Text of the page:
Some people, ahem, are predicting a big resurgence in business software. Given how outdated most tools are, that’s probably a safe bet – whether it happens now or in the next few years. While software as a service and open source have plugged many holes, most large companies still run themselves on one of two companies: Oracle or SAP. That can’t last forever.
But the amazing thing is, when it comes to small business software, the market is still pretty wide open, with most businesses still running themselves on pen-and-paper or Excel spreadsheets. There is a reason that Intuit has managed to keep a stranglehold on small business software—because it is hard to build and even harder to market to such a huge, fragmented market with so many different needs. Especially when the revenues per customer are necessarily puny.
I hung out with Yola’s founder Vinny Lingham while I was in Cape Town last week and came away impressed for a few reasons. For one thing, this guy has forgotten more about acquiring traffic than a lot of people in Silicon Valley know. (I originally published those verbs backwards. Thanks commenters and apologies, Lingham. I blame jetlag.) He spent the bulk of his career building search campaigns for huge multinational companies and made a pretty sweet living at it. (Check out his BMW convertible in the video below–those cost about double in Cape Town.)
That business was lucrative, but Lingham soon saw what many entrepreneurs in emerging markets are realizing: Services companies don’t scale the way product companies do. And Lingham wants to build a big company. A big company helping small businesses build Web sites.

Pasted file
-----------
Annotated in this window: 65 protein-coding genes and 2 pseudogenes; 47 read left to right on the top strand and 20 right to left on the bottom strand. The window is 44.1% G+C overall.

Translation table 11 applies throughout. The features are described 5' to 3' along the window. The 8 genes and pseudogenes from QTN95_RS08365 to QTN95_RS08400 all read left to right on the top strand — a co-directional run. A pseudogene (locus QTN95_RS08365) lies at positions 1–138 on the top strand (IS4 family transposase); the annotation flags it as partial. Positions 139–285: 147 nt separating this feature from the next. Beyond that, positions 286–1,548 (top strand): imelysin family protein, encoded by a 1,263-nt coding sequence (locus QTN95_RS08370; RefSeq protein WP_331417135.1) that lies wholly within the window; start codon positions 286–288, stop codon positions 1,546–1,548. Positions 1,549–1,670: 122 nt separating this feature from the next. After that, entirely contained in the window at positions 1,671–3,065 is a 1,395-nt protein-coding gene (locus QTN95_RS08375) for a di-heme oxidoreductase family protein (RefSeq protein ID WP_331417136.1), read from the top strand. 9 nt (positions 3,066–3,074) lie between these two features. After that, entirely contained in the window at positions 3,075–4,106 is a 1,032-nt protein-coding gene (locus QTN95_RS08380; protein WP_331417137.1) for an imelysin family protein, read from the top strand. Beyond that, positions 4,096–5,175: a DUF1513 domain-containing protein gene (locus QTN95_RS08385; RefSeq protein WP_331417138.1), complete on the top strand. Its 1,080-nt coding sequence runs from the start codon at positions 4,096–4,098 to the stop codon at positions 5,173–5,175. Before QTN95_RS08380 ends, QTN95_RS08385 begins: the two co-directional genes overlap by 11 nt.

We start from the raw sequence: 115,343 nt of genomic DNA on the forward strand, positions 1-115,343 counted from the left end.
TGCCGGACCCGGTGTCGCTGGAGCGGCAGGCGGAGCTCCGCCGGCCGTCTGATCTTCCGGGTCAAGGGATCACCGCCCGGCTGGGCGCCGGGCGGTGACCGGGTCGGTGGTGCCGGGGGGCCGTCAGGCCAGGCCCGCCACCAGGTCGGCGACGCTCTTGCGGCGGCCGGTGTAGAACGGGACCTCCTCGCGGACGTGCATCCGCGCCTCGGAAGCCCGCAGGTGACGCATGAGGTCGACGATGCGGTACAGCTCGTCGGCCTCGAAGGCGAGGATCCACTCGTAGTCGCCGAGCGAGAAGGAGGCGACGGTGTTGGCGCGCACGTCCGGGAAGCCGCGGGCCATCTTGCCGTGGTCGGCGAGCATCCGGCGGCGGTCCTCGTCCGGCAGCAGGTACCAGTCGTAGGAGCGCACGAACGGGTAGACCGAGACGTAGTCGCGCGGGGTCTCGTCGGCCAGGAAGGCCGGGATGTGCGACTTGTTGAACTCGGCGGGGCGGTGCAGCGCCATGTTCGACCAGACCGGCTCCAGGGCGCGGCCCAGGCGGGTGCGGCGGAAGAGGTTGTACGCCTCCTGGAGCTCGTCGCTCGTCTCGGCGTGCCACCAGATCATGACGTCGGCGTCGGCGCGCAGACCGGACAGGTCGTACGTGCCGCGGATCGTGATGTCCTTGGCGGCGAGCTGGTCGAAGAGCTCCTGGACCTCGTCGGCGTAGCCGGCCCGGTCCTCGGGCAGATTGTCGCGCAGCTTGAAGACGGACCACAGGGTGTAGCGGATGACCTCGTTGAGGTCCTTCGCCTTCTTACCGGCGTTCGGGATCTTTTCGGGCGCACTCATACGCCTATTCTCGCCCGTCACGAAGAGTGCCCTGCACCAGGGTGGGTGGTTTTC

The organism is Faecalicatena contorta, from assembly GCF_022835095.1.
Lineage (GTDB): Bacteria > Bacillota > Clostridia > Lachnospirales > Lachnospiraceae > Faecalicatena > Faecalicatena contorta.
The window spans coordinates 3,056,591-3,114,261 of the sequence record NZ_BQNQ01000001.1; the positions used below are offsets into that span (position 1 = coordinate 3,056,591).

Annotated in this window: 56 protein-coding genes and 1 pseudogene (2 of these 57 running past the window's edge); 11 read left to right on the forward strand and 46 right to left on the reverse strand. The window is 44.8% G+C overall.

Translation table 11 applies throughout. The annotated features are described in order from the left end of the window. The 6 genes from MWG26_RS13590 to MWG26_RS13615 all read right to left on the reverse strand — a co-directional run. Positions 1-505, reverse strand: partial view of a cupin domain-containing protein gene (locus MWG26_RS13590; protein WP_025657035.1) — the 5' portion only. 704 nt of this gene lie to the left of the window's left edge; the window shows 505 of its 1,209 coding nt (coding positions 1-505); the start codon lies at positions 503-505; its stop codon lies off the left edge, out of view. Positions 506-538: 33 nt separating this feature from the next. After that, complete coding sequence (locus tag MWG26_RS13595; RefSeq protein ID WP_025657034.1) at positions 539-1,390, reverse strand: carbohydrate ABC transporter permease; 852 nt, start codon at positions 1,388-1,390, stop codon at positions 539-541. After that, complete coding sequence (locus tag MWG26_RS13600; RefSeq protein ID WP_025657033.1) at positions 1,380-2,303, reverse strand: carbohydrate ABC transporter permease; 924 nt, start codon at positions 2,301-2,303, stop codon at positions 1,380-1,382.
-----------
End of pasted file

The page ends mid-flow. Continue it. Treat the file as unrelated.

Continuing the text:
You may be thinking, doesn’t everyone who wants a Web site have one by now? Astonishingly, no. Yola has a few competitors—most notably Y Combinator graduate Weebly and Israel’s hometown darling Wix. (Lingham–who carries his iPad everywhere–is quick to point out Wix is Flash-based, while Yola bet on HTML5.) But ultimately, this is a business that will be won on distribution not necessarily product, and Lingham is pretty relentless when it comes to bringing people to his site and converting them.
Here’s the other thing notable about Lingham: He really wants Cape Town to be a tech hub. He moved to Silicon Valley to get greater access to deals, talent and money, but he returns to Cape Town several times a year and invests in and mentors companies there. I’ve written before that one of the reasons India has gotten so much US venture capital is because of the Indians who made it in the Valley and were determined—either out of nationalism or opportunity—to pay that forward to the home country. I’ve also theorized that the paucity of huge, Brazilian-born startup successes in the Valley is a big reason that Valley VCs largely ignore Brazil and South American generally. Simply put: No one is hounding them to go. The famed Israeli Web investor Yossi Vardi calls it “profitable patriotism.”
To Lingham, success is Yola becoming a billion dollar business. But equally success is Cape Town giving rise to lots of other successes. I don’t mean to suggest he’s alone in this effort. I was in Cape Town last week to speak at an excellent conference on African Web entrepreneurship called Net Prophet where more than 800 people crowded in a hall to share ideas and absorb advice from those like Lingham. Still, how much of a difference can one guy make? In my experience traveling to more than a dozen markets in the last year, one guy (or girl) can make more of a difference than most well-meaning government institutions. Good entrepreneurs need role models, mentorship and angels more than any other raw materials.
Here’s a short video I shot with Lingham on the way to the airport my last day in town. (Yeah it gets dark, get over it. I’m on the road.) We talk about the Silicon Cape initiative, why you should care about small business software and how his wife feels about him spending all his money on startups.